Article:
Common running/walking injuries to look out for

running injuries

This article is sponsored by Run/Walk For Life partner Tifosi Sports, distributor of Compressport.

Everybody despises injuries. These little devils have a way of creeping up on us at the most inopportune time, but are often a long time in the making, and could have been attended to earlier, has we only known that they would ultimately have the capacity to put us out for weeks on end.

If you’re a runner, these are some of the most common running injuries that you should keep an eye out for.

1.Runner’s knee

Runner’s knee is the colloquial term for Patellofemoral pain syndrome, or PFPS. Runner’s knee sets in when there is irritation of the cartilage on the underside of the kneecap, and the condition is characterised by pain or discomfort after a long run, after extended periods of sitting, or when descending from an incline. Although you will still be able to run through this injury, it is recommended that you take extra rest days and reduce the duration and length of your runs until you have recovered.

2. Shin splints

Medial tibial stress syndrome is the term that medical professionals use to describe shin splints. This condition is accompanied by pain along the shinbone on the front or inside of the lower leg, and can be the result of wearing the wrong shoe or running too much in a short amount of time. If you experience shin splints, tone down your runs to a comfortable level, and slowly build up again, taking care to not increase the distance you run by more than 10% each week.

3. Achilles tendinopathy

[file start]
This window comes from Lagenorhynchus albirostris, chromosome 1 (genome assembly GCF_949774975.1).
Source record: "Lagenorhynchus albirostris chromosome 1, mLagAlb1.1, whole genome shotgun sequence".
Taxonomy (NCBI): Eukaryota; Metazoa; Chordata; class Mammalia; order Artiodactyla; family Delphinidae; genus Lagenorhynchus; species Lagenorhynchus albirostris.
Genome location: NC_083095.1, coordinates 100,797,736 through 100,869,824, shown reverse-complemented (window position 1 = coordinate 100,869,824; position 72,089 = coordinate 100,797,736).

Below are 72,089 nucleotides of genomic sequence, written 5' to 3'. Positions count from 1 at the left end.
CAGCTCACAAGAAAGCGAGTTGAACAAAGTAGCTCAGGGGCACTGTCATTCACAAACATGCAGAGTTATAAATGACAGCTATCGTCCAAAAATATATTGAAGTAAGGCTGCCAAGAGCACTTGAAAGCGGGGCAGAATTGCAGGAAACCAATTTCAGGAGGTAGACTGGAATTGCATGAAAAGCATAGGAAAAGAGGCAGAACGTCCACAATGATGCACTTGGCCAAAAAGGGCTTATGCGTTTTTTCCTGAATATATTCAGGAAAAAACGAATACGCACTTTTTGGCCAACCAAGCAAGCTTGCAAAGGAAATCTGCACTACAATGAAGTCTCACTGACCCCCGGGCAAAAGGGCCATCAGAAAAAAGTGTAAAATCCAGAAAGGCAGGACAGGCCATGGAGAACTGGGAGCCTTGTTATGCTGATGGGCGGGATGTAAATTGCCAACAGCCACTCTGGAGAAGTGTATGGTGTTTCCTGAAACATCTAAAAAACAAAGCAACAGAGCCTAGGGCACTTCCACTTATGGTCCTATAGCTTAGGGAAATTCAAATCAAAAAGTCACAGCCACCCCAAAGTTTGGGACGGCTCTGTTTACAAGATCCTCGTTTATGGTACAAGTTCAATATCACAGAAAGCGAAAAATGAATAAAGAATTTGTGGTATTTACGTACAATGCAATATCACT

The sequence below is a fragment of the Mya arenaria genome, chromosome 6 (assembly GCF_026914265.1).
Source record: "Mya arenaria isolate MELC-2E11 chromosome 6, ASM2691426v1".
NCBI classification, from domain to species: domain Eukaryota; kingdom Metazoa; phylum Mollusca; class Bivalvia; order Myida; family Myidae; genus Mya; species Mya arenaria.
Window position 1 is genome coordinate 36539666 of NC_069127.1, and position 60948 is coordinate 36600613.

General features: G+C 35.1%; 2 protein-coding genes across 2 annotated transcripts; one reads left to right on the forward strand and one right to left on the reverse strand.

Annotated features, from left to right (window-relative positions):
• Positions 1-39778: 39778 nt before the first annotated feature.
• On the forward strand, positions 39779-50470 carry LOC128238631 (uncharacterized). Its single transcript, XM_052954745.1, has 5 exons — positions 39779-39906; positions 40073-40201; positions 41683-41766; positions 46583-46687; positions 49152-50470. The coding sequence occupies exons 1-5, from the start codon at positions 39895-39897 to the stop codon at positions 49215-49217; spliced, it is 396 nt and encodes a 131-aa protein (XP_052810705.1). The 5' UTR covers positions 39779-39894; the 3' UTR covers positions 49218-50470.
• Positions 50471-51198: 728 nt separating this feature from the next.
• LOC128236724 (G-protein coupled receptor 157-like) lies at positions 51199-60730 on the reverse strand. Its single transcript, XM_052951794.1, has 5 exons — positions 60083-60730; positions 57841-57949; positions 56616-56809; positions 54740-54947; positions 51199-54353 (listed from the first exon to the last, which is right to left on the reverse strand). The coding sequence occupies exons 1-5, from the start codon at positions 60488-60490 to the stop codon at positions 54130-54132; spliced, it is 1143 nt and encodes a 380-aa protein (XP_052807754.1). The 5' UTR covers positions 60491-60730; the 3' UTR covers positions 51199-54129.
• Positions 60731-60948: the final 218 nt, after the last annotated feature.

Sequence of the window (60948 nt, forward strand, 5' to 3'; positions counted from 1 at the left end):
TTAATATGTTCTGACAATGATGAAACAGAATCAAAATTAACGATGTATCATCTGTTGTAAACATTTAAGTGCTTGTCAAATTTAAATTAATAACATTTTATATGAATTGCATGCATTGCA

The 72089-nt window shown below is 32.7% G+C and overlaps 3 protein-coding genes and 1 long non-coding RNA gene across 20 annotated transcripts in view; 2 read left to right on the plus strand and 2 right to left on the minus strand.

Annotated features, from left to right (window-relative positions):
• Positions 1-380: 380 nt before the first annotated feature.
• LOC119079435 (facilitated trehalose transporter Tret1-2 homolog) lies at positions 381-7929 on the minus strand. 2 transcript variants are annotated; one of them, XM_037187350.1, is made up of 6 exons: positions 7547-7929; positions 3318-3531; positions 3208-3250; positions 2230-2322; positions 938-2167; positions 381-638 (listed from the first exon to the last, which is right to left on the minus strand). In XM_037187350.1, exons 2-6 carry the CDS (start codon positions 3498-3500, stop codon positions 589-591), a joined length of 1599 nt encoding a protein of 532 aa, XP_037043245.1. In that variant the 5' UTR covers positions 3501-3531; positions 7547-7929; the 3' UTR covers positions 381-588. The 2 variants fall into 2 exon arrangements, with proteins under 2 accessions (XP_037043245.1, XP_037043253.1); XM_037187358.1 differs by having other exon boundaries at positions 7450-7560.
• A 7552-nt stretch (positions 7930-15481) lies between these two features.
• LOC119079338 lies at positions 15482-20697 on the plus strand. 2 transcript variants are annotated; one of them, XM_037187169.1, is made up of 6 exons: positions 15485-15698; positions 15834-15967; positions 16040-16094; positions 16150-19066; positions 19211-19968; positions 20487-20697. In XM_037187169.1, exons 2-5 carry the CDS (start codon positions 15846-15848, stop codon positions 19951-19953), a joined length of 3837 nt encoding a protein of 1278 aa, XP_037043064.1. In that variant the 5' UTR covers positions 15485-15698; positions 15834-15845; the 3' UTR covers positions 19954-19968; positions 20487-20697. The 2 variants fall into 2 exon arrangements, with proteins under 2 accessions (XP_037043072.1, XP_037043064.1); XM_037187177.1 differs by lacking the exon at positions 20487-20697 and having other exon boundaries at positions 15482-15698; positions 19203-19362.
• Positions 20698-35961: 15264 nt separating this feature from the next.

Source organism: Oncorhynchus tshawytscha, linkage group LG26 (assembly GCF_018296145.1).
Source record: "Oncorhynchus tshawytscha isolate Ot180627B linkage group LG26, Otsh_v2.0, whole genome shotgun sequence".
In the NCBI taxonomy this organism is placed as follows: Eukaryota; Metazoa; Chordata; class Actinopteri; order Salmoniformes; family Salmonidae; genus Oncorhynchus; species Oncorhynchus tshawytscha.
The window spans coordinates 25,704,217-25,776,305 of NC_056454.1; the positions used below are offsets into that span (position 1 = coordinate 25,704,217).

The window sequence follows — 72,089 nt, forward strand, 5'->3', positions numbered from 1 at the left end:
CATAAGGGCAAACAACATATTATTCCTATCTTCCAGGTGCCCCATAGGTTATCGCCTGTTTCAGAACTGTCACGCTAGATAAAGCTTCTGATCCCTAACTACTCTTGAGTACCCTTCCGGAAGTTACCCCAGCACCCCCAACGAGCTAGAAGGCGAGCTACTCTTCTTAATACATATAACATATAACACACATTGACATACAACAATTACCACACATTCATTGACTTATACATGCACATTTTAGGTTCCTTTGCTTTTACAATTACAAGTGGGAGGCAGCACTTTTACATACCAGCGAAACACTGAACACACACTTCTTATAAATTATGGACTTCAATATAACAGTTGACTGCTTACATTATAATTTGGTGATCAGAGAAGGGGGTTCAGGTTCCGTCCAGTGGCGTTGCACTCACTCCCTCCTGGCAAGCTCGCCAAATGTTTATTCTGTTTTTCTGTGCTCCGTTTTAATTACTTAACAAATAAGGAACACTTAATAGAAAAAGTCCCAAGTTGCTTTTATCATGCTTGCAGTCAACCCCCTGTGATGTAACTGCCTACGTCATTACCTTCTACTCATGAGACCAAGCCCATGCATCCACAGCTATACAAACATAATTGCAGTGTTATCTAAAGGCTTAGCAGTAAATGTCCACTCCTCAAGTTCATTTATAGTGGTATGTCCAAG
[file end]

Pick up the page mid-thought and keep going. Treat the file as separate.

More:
Inflammation of the large tendon that attaches the calf to the back of the heel can cause stiffness and pain in the area of the Achilles tendon. This is often caused by repetitive stress to the tendon, caused by distances that are too long or sometimes by tight calf muscles. Do not try to run through this type of injury, as it could lead to complications that can have you out of the game for up to six months. Rehabilitate the Achilles tendon by doing eccentric heel drops on a daily basis, and only return to your normal running routine after the condition has disappeared. Compression socks have proven useful to runners who are prone to this type of injury.

4. Plantar fasciitis

Tiny tears in or inflammation of the ligaments or tendons that run from the heel to the toes leads to a bruise or dull ache on the bottom of the heel or along the arch of the foot. Excessive amounts of running on hard surfaces like the road without proper support or standing for extended periods of time could lead to this common injury. The typical recovery time for plantar fasciitis is around six months, but may be anything from three months to a year. During the recovery period, you should avoid running and maintain fitness with alternative exercise like swimming or cycling, provided that you don’t experience pain while doing this.

5. Stress fractures

By far the most serious common running injury, stress fractures are the result of repeated cumulative strain on the bone. Stress fractures can occur in the shinbone (tibia), feet (metatarsals) or heels (calcaneus). If you are diagnosed with a stress fracture, take 8 to 16 weeks off to recover fully, to prevent serious injury. Only resume running once you are able to do so without any pain during or after your run.

As far as injuries go, the golden rule is to listen to your body. If anything seems out of sorts, don’t ignore any pain, however slight it may be. Rather visit your physician or physiotherapist for a proper diagnosis and expert advise on recovery.

Source: Tifosi Sports